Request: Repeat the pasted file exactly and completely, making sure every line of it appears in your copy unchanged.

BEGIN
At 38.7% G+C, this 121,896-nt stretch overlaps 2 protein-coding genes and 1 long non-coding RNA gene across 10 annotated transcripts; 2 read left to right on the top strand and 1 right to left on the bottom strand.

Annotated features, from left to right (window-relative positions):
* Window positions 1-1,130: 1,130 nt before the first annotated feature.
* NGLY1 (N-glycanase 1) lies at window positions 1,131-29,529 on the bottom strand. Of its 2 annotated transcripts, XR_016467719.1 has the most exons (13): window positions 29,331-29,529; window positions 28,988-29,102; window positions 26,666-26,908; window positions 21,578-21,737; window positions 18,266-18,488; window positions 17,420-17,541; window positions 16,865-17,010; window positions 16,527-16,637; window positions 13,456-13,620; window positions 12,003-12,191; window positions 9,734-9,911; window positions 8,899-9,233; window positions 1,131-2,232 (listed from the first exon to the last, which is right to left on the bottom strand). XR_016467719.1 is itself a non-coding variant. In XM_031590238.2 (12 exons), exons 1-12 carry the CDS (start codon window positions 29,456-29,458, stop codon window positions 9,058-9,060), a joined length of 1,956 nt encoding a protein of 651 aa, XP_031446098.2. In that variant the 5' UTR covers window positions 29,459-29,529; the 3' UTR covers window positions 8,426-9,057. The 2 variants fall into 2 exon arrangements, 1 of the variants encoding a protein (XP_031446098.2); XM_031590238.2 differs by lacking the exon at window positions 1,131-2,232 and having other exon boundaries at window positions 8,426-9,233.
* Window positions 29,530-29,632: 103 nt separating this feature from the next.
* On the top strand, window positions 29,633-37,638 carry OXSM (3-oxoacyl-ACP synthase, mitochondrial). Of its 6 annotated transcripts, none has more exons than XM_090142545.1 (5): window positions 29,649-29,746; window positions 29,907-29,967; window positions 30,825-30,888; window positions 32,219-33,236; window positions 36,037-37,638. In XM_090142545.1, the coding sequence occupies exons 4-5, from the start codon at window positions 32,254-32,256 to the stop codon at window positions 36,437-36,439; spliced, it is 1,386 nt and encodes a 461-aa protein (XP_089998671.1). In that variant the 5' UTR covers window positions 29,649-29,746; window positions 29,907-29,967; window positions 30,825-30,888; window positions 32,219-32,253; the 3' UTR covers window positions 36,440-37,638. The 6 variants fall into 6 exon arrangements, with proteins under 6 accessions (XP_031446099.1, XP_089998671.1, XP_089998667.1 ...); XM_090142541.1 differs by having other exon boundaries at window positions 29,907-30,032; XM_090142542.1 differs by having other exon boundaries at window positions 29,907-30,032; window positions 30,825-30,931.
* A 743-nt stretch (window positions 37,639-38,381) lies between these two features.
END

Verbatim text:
At 38.7% G+C, this 121,896-nt stretch overlaps 2 protein-coding genes and 1 long non-coding RNA gene across 10 annotated transcripts; 2 read left to right on the top strand and 1 right to left on the bottom strand.

Annotated features, from left to right (window-relative positions):
* Window positions 1-1,130: 1,130 nt before the first annotated feature.
* NGLY1 (N-glycanase 1) lies at window positions 1,131-29,529 on the bottom strand. Of its 2 annotated transcripts, XR_016467719.1 has the most exons (13): window positions 29,331-29,529; window positions 28,988-29,102; window positions 26,666-26,908; window positions 21,578-21,737; window positions 18,266-18,488; window positions 17,420-17,541; window positions 16,865-17,010; window positions 16,527-16,637; window positions 13,456-13,620; window positions 12,003-12,191; window positions 9,734-9,911; window positions 8,899-9,233; window positions 1,131-2,232 (listed from the first exon to the last, which is right to left on the bottom strand). XR_016467719.1 is itself a non-coding variant. In XM_031590238.2 (12 exons), exons 1-12 carry the CDS (start codon window positions 29,456-29,458, stop codon window positions 9,058-9,060), a joined length of 1,956 nt encoding a protein of 651 aa, XP_031446098.2. In that variant the 5' UTR covers window positions 29,459-29,529; the 3' UTR covers window positions 8,426-9,057. The 2 variants fall into 2 exon arrangements, 1 of the variants encoding a protein (XP_031446098.2); XM_031590238.2 differs by lacking the exon at window positions 1,131-2,232 and having other exon boundaries at window positions 8,426-9,233.
* Window positions 29,530-29,632: 103 nt separating this feature from the next.
* On the top strand, window positions 29,633-37,638 carry OXSM (3-oxoacyl-ACP synthase, mitochondrial). Of its 6 annotated transcripts, none has more exons than XM_090142545.1 (5): window positions 29,649-29,746; window positions 29,907-29,967; window positions 30,825-30,888; window positions 32,219-33,236; window positions 36,037-37,638. In XM_090142545.1, the coding sequence occupies exons 4-5, from the start codon at window positions 32,254-32,256 to the stop codon at window positions 36,437-36,439; spliced, it is 1,386 nt and encodes a 461-aa protein (XP_089998671.1). In that variant the 5' UTR covers window positions 29,649-29,746; window positions 29,907-29,967; window positions 30,825-30,888; window positions 32,219-32,253; the 3' UTR covers window positions 36,440-37,638. The 6 variants fall into 6 exon arrangements, with proteins under 6 accessions (XP_031446099.1, XP_089998671.1, XP_089998667.1 ...); XM_090142541.1 differs by having other exon boundaries at window positions 29,907-30,032; XM_090142542.1 differs by having other exon boundaries at window positions 29,907-30,032; window positions 30,825-30,931.
* A 743-nt stretch (window positions 37,639-38,381) lies between these two features.